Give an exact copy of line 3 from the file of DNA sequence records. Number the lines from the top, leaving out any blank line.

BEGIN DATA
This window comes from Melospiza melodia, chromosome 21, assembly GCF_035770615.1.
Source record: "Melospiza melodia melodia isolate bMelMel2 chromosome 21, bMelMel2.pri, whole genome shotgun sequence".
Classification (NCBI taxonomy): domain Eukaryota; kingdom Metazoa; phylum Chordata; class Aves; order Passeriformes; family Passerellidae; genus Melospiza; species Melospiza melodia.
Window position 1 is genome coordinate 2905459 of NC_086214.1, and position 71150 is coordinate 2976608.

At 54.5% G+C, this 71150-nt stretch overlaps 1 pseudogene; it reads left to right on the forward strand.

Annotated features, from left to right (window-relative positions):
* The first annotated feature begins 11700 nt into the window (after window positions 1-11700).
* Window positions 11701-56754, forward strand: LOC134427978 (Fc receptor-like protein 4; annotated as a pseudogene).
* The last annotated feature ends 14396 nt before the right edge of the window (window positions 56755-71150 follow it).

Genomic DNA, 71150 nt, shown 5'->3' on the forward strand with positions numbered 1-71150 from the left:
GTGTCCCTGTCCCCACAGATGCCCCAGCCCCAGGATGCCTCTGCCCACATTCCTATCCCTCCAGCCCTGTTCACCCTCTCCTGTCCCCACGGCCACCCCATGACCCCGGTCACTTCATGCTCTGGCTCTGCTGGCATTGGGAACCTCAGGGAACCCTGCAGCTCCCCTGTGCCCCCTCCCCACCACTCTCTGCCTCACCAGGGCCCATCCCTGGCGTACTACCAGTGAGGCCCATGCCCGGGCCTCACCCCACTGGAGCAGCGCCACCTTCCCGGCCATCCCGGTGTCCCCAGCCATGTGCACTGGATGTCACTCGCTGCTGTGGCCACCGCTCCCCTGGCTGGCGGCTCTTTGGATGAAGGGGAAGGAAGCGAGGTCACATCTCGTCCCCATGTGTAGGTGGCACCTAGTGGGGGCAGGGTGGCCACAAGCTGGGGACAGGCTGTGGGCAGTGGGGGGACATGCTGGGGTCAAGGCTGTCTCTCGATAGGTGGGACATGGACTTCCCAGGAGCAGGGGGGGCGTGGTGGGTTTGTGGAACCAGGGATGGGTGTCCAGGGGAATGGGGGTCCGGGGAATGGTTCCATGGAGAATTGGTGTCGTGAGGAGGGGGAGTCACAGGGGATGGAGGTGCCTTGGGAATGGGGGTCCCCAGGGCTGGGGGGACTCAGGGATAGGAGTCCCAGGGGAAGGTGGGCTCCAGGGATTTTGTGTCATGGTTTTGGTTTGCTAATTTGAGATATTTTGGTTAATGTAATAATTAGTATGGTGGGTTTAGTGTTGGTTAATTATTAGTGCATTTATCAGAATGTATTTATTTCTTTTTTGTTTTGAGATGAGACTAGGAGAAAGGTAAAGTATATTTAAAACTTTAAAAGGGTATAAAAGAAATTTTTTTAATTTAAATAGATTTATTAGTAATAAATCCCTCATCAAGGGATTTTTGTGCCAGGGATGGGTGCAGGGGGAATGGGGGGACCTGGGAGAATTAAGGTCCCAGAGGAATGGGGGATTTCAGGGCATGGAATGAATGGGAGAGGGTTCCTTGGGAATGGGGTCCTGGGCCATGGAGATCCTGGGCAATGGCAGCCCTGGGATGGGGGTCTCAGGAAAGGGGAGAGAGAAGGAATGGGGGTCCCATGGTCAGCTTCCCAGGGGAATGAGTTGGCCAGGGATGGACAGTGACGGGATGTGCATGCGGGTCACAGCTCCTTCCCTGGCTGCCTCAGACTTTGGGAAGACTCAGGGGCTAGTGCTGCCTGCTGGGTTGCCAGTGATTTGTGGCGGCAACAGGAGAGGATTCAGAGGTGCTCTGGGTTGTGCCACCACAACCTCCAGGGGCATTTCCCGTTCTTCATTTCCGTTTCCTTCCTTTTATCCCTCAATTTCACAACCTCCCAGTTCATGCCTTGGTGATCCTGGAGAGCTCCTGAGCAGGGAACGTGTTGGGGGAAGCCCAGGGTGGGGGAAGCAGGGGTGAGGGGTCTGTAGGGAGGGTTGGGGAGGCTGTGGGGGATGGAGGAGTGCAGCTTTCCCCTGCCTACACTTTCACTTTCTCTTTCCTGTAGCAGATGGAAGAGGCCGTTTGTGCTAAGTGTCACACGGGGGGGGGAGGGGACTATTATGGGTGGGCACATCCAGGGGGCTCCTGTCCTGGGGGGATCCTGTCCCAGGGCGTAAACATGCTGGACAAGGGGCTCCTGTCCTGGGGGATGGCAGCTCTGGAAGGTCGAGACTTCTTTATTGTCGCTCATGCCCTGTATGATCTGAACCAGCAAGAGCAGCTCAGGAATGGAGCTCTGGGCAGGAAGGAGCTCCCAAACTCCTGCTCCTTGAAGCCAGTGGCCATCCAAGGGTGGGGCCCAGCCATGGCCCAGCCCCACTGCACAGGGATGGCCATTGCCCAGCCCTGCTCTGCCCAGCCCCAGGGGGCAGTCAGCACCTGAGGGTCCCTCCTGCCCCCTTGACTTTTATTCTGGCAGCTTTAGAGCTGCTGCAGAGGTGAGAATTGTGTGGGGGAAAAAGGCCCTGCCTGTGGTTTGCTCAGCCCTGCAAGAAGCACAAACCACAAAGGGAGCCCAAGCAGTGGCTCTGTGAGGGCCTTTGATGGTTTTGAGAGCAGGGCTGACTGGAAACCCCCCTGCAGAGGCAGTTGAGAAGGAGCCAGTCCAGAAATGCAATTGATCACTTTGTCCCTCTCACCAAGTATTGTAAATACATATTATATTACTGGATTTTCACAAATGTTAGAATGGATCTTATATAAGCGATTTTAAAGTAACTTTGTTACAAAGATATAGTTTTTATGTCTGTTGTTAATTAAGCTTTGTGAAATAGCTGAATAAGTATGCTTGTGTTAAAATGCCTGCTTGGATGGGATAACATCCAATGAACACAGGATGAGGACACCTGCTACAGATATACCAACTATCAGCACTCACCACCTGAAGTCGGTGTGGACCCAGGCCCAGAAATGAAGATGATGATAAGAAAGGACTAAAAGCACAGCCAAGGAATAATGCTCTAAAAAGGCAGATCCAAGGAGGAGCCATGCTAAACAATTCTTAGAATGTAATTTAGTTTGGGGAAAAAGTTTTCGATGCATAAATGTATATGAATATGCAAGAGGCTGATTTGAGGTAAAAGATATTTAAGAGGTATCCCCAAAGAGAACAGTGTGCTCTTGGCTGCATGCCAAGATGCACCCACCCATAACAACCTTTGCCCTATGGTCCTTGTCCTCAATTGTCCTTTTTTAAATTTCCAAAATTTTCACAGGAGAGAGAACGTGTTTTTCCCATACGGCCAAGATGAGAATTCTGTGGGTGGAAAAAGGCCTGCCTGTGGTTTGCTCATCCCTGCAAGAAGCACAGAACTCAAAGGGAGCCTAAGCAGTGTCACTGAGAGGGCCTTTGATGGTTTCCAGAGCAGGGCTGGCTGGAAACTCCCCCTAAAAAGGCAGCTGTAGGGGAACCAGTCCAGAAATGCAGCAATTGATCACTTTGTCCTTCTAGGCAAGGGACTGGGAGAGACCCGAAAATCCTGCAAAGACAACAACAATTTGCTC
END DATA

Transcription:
Classification (NCBI taxonomy): domain Eukaryota; kingdom Metazoa; phylum Chordata; class Aves; order Passeriformes; family Passerellidae; genus Melospiza; species Melospiza melodia.